Now, she might try and make a utilitarian argument that the greater social good justifies a loss of autonomy among the competent or physically superior.

    But one might just as well argue that the greater social good demands that the life-incompetent either become fitted for a life of self-direction and governance, or alternatively relinquish their claim to moral peer status within that polity, or find one more congenial to their special needs.

    Perhaps Conly would be willing to address the question as to whether she personally is rationally fitted by inheritance or education for a life of self-direction. If not, it is difficult to see what qualifies her to claim peer status with those who either are, or who are willing to live with the fall-out of trying to live up to, the standard.

    I don’t expect an answer of course, nor for anyone who has access to her to confront her with such a “rude” question.

    But because of the increasingly explicit and uninhibited embrace of values nihilism by philosophically minded political progressives, I think we are certain to see so much more of this kind of talk emanating from academia that it will before long become the default or consensus position.

  17. vanderleun Says:

    You have a very, very bad problem. Seek professional help.

  18. DNW Says:

    By the way, the magic phrase is “human solidarity”.

    Upon uttering it, any well meaning progressive trapped within a logical conundrum will receive a ‘Get out of Antinomy’ card, good for one rhetorical escape from the unpleasant and incoherent implications of his or her own “reasoning”.

    Once expended, alternate phrases , such as “we are made for altruism”, “you are guilty of depraved indifference”, or “reality has a liberal bias” are recommended.

  19. vanderleun Says:

    [In the meantime] This from the Belmont Club today asks the same sort of question about these bizarre impostors of the intellect.

    “Suppose the ‘superior men’ aren’t. What if they were really mediocrities whose prolific use of jargon masked a deep and fundamental imbecility. How often has the media presented the “smartest men on earth” to the public only for everyone to discover these savants cannot even manage simple arithmetic?”

    http://pjmedia.com/richardfernandez/2013/03/05/the-tinpot-kings/

  20. OlderandWheezier Says:

    vanderleun beat me to it on the post at Belmont. The question he poses is especially chilling in light of the revelations about how those who were supposedly our intellectual superiors have been running the NHS. Or how those in power on this side of the Atlantic are now attempting to justify the use of drones against our own citizens, on our own soil.

  21. Molly NH Says:

    as a nurse I pick up on the very first sentence out of her mouth is pure bunk ! Since when has the *government* protected the citizens from “harmful drugs”. She is a college professor supposedly educated has she never heard of Thalidomide ???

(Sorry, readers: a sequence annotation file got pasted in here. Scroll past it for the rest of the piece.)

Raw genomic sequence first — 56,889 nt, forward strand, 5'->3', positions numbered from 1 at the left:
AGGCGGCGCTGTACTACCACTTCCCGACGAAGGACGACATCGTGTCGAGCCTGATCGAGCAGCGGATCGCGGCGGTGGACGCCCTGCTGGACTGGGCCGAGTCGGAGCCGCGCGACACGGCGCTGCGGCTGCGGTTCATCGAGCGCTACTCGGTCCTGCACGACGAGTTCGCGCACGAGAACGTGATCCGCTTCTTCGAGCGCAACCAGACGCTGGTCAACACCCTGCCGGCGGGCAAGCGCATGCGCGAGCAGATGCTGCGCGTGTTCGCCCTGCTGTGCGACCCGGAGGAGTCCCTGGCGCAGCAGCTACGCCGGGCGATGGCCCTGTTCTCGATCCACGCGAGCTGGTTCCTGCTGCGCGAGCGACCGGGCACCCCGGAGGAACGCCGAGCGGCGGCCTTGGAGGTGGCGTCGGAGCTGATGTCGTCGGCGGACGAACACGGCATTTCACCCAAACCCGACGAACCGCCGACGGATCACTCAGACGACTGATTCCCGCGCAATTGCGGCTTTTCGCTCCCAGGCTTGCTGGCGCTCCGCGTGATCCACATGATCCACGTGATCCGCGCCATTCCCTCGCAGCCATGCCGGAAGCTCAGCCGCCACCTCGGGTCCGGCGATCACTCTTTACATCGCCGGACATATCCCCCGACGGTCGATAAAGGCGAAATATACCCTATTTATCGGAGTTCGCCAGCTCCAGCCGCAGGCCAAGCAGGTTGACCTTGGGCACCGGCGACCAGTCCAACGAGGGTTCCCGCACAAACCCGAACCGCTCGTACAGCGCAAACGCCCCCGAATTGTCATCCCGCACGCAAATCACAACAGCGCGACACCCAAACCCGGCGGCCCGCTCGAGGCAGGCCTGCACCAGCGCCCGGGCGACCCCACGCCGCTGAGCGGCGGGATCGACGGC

Granted the afflicted were in Europe & not the US & a case could be made that *our* gov was sufficiently watchful, but as I recall one woman regulator held up approval, against great pressure to market the drug. But in the generic sense European Governments failed their citizens, it could have happened here.
    This woman is pathetic educated to the point of utter ignorance! Reminds me of a Filmore cartoon, he ‘s on a psychiatrist couch & says incredulously to the doctor:
    “You want me to take responsibility for my own life ??? Is that legal ????

  22. J.J. formerly Jimmy J. Says:

    The ideas put forth by Conly date back to Plato’s Republic and probably much earlier.

    Everywhere in society there are those who believe they need to tell others how to run their lives. Go to a city council meeting, listen to a speech by a democrat governor (like governor Jay Inslee – aarrgghh!), attend a planned cummunity’s homeowner’s association meeting, etc. In each of these venues and many more you will find wanna be Nanny Bloomberg’s or professor Conly’s pursuing their goals of utopia.

    This creeping nannyism is like moss. It gradually creeps along until it is everywhere. We need to oppose this everywhere we encounter it. One good place to start would be to write a scathing review of Conly’s book on Amazon. (A good job for artfldgr, by the way.)

  23. DNW Says:

    Followed the link,

    Regarding the managerial prerogative attitude of the political progressive, Fernandez comments with a mixture of incredulity and disgust, that they act,

    ” … as if people were the object of some social science experiment; like microbes in a petri dish whose role is to give their lives for Science.”

    But of course, as the author himself knows, (so maybe his tone is actually facetious) that is exactly what progressives do believe, and how they act; despite the epistemological and values “humility” pose they adopt when it comes to their war against right-wing “absolutes”.

    They would never have the arrogance you see, to presume to declare that abortion for example, might be restricted in certain cases. Who are we to judge or command?

    Nonetheless, please understand that some of you eggs may have to be broken in order to create a more equitable, or pleasing social omelet. Just reckon it the price of being part of this exciting experiment in the directed evolution of mankind, and his values!